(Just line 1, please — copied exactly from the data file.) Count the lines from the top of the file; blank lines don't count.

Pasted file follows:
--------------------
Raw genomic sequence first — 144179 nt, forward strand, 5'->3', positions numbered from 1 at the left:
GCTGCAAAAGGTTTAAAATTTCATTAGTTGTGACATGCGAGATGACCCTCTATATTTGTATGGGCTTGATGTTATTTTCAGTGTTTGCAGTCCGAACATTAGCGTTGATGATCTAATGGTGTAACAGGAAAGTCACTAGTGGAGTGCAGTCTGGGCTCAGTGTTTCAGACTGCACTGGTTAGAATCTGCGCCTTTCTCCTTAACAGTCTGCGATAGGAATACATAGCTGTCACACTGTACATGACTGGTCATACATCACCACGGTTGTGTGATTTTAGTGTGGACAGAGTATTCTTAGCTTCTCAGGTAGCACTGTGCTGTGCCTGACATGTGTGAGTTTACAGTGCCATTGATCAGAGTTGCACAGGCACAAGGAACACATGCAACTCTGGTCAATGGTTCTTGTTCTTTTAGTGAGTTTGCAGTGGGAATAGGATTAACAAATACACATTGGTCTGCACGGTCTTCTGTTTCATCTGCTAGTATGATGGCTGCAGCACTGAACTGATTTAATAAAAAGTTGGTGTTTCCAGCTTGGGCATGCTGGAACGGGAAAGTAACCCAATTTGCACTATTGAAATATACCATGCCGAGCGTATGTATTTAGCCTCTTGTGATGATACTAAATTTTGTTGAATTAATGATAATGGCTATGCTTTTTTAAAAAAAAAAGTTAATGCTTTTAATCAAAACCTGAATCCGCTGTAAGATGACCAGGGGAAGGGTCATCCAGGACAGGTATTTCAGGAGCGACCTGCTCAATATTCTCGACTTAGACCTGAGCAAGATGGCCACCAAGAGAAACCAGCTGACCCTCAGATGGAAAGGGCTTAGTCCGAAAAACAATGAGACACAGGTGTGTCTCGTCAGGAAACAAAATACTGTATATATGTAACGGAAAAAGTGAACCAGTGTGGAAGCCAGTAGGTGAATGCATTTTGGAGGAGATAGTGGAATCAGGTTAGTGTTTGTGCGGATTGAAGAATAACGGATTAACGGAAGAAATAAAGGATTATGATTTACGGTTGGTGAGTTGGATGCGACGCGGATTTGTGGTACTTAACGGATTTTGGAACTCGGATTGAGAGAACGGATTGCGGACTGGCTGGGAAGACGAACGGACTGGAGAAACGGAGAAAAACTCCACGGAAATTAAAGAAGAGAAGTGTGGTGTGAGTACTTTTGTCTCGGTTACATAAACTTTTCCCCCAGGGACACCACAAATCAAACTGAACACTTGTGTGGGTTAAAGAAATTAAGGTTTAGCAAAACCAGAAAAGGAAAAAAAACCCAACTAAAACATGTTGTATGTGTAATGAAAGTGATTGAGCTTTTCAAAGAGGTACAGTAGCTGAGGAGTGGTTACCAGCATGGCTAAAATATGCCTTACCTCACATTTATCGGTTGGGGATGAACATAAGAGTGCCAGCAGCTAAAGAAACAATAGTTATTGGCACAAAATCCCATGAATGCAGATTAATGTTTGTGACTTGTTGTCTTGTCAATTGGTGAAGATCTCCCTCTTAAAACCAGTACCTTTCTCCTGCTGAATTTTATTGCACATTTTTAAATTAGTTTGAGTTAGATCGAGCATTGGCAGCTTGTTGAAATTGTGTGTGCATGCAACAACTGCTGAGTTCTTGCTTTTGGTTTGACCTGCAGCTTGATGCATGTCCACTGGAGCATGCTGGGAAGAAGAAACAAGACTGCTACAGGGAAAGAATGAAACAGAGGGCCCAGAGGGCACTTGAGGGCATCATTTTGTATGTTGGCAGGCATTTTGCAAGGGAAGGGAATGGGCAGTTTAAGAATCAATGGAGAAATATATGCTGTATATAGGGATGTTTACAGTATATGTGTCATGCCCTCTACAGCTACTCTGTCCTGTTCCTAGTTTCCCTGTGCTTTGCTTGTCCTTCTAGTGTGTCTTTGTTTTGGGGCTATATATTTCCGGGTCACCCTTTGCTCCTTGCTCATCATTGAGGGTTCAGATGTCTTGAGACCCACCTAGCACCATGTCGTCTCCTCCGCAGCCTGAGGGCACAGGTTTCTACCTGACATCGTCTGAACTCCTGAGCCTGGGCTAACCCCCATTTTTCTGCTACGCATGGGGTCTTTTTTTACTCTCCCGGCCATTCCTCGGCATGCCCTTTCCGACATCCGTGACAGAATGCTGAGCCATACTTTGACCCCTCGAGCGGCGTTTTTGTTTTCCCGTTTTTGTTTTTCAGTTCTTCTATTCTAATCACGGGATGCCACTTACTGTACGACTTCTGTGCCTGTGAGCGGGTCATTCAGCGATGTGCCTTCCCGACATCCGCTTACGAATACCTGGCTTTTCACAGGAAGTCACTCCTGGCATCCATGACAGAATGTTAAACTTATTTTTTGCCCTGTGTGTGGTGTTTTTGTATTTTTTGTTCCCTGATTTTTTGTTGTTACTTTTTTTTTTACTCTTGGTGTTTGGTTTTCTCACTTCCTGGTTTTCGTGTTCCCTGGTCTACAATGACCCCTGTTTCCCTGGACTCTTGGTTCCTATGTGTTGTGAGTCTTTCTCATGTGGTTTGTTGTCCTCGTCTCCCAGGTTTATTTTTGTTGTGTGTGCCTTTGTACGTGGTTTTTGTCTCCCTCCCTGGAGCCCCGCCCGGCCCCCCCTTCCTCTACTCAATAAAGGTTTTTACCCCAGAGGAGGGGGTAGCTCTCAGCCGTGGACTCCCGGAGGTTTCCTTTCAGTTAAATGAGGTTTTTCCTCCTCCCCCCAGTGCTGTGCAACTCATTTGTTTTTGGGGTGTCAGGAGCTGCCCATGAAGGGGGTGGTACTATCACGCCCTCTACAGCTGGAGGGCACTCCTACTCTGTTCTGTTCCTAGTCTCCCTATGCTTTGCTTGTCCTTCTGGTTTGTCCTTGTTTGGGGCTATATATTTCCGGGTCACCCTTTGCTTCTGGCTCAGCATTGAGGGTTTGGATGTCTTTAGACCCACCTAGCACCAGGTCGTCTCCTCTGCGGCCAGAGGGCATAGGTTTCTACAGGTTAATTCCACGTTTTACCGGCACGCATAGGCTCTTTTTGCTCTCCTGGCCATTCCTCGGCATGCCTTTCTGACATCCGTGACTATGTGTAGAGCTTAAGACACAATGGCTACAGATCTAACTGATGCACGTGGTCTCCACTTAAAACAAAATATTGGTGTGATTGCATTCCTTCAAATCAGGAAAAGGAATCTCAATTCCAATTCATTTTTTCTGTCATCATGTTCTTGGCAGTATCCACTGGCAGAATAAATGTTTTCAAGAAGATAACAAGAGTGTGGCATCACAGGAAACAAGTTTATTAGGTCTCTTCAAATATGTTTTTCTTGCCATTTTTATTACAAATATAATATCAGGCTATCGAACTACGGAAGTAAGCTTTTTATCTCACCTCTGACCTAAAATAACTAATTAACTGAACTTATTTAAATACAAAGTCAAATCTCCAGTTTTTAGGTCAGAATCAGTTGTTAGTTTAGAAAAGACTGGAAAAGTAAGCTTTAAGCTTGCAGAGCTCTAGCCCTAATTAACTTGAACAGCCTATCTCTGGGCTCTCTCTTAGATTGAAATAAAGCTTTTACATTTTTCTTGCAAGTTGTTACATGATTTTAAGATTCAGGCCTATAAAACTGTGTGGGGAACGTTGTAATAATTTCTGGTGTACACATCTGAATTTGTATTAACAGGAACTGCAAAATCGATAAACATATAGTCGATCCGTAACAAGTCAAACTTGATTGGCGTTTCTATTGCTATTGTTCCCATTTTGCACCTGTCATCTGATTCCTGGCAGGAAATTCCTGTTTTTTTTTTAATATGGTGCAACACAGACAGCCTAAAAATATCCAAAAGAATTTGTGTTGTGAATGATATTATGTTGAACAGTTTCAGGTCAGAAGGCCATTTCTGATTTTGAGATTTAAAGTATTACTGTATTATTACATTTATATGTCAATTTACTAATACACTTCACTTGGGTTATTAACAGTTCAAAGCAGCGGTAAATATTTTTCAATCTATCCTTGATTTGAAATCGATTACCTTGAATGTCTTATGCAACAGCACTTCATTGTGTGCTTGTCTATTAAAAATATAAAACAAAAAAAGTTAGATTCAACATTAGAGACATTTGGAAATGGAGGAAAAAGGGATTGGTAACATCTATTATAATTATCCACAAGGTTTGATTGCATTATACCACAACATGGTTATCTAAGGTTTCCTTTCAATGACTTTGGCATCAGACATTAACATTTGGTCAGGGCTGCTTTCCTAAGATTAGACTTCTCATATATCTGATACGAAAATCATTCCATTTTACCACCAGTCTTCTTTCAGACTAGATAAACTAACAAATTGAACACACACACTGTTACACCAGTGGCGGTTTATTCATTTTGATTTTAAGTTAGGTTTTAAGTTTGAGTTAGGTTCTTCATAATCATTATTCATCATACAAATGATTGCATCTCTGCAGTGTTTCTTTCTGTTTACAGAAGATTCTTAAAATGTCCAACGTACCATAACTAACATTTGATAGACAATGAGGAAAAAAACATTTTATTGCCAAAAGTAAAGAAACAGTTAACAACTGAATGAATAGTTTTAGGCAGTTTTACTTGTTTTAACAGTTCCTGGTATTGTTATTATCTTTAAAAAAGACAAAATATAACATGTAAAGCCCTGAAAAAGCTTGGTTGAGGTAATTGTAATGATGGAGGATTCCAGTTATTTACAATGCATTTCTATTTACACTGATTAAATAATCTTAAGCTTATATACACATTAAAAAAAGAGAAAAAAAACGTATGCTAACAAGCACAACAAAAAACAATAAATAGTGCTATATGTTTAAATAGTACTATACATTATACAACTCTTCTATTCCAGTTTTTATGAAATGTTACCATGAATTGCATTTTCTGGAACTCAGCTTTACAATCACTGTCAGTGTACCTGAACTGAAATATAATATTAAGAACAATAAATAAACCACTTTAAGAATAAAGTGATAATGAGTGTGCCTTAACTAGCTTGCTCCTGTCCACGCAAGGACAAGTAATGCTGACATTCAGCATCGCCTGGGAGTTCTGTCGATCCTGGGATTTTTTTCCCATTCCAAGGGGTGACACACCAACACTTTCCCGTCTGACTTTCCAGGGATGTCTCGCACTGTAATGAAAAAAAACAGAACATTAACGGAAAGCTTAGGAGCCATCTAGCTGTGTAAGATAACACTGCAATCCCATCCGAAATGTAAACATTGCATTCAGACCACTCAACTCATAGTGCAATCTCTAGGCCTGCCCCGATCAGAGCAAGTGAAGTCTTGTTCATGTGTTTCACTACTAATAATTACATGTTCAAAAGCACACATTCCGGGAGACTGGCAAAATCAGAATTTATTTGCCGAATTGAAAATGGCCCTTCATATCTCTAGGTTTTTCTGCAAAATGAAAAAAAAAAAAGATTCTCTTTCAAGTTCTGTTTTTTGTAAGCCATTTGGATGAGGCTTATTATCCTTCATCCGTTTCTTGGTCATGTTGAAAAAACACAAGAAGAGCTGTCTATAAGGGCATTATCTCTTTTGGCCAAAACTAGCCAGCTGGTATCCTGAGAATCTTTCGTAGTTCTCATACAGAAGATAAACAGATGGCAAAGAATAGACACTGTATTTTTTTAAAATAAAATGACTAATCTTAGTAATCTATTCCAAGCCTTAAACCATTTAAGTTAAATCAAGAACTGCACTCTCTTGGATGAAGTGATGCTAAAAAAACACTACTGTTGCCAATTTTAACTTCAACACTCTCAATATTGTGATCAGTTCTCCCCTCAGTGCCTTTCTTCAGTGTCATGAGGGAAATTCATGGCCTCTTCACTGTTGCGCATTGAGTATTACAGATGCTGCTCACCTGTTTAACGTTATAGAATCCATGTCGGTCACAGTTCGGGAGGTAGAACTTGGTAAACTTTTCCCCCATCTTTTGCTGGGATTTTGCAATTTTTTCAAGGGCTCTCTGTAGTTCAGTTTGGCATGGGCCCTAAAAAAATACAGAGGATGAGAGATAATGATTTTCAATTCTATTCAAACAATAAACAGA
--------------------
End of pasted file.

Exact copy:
Raw genomic sequence first — 144179 nt, forward strand, 5'->3', positions numbered from 1 at the left: